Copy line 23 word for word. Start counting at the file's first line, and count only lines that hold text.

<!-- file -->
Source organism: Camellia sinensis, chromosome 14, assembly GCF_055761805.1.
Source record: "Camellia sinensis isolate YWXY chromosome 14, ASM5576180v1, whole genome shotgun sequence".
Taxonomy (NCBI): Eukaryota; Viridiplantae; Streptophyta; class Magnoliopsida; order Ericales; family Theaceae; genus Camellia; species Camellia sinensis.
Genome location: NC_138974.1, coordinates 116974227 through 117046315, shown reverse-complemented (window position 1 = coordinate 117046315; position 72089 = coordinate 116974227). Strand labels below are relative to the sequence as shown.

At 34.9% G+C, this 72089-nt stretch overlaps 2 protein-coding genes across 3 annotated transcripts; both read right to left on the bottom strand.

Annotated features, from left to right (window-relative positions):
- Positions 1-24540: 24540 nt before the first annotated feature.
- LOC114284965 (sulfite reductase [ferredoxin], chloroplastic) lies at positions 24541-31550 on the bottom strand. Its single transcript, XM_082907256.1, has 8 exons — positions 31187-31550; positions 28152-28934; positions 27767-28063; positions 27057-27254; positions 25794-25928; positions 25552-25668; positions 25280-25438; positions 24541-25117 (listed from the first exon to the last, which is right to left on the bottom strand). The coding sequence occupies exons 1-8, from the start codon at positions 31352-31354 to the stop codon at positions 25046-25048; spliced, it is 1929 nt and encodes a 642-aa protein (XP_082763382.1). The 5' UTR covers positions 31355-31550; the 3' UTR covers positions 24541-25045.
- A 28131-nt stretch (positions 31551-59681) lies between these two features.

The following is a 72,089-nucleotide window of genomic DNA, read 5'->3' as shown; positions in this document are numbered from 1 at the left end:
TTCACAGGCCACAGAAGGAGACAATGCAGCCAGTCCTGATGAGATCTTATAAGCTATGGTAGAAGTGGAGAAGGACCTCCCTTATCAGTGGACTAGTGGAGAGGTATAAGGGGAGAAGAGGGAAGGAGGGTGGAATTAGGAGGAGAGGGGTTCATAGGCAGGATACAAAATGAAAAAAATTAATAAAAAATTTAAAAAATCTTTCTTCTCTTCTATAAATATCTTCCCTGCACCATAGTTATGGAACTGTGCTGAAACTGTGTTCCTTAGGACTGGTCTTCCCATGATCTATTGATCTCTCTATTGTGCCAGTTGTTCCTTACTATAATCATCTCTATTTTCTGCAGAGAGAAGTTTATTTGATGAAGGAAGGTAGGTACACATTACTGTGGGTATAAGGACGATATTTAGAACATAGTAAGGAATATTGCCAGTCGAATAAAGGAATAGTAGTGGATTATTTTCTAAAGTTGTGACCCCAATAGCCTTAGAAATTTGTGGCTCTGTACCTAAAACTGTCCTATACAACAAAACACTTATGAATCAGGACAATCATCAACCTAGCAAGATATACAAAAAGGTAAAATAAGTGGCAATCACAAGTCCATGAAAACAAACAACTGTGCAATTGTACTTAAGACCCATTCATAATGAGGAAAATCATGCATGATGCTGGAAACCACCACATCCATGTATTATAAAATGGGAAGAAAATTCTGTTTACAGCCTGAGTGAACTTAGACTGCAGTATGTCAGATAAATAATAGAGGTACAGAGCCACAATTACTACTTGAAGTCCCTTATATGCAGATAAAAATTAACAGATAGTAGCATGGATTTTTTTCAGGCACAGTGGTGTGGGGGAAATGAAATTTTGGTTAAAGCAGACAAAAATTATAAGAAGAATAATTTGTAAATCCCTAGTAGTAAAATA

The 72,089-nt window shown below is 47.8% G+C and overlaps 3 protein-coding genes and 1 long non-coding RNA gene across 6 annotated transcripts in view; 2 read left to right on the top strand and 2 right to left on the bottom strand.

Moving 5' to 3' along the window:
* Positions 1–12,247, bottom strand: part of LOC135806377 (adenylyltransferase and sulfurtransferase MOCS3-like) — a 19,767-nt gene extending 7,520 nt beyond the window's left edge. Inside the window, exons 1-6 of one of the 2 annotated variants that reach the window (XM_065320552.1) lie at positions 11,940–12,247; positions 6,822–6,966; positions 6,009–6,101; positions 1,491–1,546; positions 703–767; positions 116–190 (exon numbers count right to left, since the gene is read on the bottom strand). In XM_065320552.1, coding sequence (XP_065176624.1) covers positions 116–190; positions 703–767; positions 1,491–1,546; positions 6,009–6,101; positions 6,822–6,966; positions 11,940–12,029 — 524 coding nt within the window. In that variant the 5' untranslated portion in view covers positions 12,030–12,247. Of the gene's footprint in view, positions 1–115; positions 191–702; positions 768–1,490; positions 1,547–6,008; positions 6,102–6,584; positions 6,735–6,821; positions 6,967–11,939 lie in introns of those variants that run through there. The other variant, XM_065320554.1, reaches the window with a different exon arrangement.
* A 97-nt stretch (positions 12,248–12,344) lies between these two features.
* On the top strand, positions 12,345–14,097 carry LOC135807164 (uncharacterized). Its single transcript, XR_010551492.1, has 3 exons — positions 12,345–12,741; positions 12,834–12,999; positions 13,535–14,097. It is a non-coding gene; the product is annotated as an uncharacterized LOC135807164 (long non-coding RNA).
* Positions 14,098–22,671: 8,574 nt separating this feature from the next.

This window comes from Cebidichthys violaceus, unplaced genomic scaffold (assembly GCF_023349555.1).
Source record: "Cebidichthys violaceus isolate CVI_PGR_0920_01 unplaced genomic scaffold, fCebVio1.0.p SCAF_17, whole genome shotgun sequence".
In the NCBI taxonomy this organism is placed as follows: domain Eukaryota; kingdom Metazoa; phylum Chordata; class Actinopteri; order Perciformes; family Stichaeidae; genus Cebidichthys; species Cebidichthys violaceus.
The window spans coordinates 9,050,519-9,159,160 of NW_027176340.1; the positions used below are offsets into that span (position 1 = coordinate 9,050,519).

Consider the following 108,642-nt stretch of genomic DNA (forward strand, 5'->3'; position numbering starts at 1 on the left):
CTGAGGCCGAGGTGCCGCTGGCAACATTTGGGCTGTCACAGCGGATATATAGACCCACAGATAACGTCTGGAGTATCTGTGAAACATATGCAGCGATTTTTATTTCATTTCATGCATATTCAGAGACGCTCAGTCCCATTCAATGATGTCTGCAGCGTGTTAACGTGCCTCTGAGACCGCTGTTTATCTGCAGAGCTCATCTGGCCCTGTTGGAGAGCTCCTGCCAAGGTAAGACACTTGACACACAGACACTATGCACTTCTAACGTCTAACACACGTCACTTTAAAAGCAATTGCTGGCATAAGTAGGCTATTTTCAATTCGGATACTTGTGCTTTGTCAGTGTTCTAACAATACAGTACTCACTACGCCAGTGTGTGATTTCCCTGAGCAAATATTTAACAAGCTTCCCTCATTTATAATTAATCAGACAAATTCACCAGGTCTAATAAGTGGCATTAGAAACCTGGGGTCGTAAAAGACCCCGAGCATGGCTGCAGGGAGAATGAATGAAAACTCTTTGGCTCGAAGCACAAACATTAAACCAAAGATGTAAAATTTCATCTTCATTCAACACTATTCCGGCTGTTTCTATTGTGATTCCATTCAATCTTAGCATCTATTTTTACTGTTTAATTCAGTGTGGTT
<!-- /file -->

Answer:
CTGAGGCCGAGGTGCCGCTGGCAACATTTGGGCTGTCACAGCGGATATATAGACCCACAGATAACGTCTGGAGTATCTGTGAAACATATGCAGCGATTTTTATTTCATTTCATGCATATTCAGAGACGCTCAGTCCCATTCAATGATGTCTGCAGCGTGTTAACGTGCCTCTGAGACCGCTGTTTATCTGCAGAGCTCATCTGGCCCTGTTGGAGAGCTCCTGCCAAGGTAAGACACTTGACACACAGACACTATGCACTTCTAACGTCTAACACACGTCACTTTAAAAGCAATTGCTGGCATAAGTAGGCTATTTTCAATTCGGATACTTGTGCTTTGTCAGTGTTCTAACAATACAGTACTCACTACGCCAGTGTGTGATTTCCCTGAGCAAATATTTAACAAGCTTCCCTCATTTATAATTAATCAGACAAATTCACCAGGTCTAATAAGTGGCATTAGAAACCTGGGGTCGTAAAAGACCCCGAGCATGGCTGCAGGGAGAATGAATGAAAACTCTTTGGCTCGAAGCACAAACATTAAACCAAAGATGTAAAATTTCATCTTCATTCAACACTATTCCGGCTGTTTCTATTGTGATTCCATTCAATCTTAGCATCTATTTTTACTGTTTAATTCAGTGTGGTT